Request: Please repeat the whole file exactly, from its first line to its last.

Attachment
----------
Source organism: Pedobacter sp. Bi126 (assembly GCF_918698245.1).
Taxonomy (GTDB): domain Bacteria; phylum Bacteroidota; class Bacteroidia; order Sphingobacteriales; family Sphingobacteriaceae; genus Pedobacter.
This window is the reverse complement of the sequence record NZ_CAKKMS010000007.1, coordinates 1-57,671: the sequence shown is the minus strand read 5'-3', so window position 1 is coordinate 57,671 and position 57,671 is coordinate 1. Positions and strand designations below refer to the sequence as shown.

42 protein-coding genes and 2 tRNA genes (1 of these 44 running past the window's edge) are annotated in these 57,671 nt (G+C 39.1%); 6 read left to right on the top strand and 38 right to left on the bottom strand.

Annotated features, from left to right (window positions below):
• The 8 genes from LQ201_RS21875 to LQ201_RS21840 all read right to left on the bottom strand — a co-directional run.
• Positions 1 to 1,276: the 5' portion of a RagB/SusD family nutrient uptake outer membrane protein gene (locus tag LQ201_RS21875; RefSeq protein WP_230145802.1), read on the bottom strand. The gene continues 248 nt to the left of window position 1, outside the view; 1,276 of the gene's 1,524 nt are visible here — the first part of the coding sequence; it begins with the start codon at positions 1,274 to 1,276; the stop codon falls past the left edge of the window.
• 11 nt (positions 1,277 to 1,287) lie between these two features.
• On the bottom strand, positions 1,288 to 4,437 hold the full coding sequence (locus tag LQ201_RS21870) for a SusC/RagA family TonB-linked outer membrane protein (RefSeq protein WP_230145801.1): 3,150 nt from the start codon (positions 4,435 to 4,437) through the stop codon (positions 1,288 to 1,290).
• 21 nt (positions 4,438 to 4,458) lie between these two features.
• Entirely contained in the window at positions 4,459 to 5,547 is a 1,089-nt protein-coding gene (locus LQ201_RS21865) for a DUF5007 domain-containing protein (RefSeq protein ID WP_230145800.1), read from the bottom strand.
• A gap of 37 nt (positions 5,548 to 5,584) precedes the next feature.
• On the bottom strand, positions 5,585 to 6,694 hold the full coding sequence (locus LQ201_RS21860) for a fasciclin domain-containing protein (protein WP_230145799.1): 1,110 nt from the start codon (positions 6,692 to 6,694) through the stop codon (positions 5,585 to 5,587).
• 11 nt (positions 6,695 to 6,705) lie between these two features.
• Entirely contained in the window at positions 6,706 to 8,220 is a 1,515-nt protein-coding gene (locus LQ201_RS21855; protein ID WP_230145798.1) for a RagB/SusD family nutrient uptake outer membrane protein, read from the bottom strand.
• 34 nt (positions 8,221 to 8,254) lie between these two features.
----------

Source organism: Pedobacter sp. Bi126 (assembly GCF_918698245.1).
Taxonomy (GTDB): domain Bacteria; phylum Bacteroidota; class Bacteroidia; order Sphingobacteriales; family Sphingobacteriaceae; genus Pedobacter.
This window is the reverse complement of the sequence record NZ_CAKKMS010000007.1, coordinates 1-57,671: the sequence shown is the minus strand read 5'-3', so window position 1 is coordinate 57,671 and position 57,671 is coordinate 1. Positions and strand designations below refer to the sequence as shown.

42 protein-coding genes and 2 tRNA genes (1 of these 44 running past the window's edge) are annotated in these 57,671 nt (G+C 39.1%); 6 read left to right on the top strand and 38 right to left on the bottom strand.

Annotated features, from left to right (window positions below):
• The 8 genes from LQ201_RS21875 to LQ201_RS21840 all read right to left on the bottom strand — a co-directional run.
• Positions 1 to 1,276: the 5' portion of a RagB/SusD family nutrient uptake outer membrane protein gene (locus tag LQ201_RS21875; RefSeq protein WP_230145802.1), read on the bottom strand. The gene continues 248 nt to the left of window position 1, outside the view; 1,276 of the gene's 1,524 nt are visible here — the first part of the coding sequence; it begins with the start codon at positions 1,274 to 1,276; the stop codon falls past the left edge of the window.
• 11 nt (positions 1,277 to 1,287) lie between these two features.
• On the bottom strand, positions 1,288 to 4,437 hold the full coding sequence (locus tag LQ201_RS21870) for a SusC/RagA family TonB-linked outer membrane protein (RefSeq protein WP_230145801.1): 3,150 nt from the start codon (positions 4,435 to 4,437) through the stop codon (positions 1,288 to 1,290).
• 21 nt (positions 4,438 to 4,458) lie between these two features.
• Entirely contained in the window at positions 4,459 to 5,547 is a 1,089-nt protein-coding gene (locus LQ201_RS21865) for a DUF5007 domain-containing protein (RefSeq protein ID WP_230145800.1), read from the bottom strand.
• A gap of 37 nt (positions 5,548 to 5,584) precedes the next feature.
• On the bottom strand, positions 5,585 to 6,694 hold the full coding sequence (locus LQ201_RS21860) for a fasciclin domain-containing protein (protein WP_230145799.1): 1,110 nt from the start codon (positions 6,692 to 6,694) through the stop codon (positions 5,585 to 5,587).
• 11 nt (positions 6,695 to 6,705) lie between these two features.
• Entirely contained in the window at positions 6,706 to 8,220 is a 1,515-nt protein-coding gene (locus LQ201_RS21855; protein ID WP_230145798.1) for a RagB/SusD family nutrient uptake outer membrane protein, read from the bottom strand.
• 34 nt (positions 8,221 to 8,254) lie between these two features.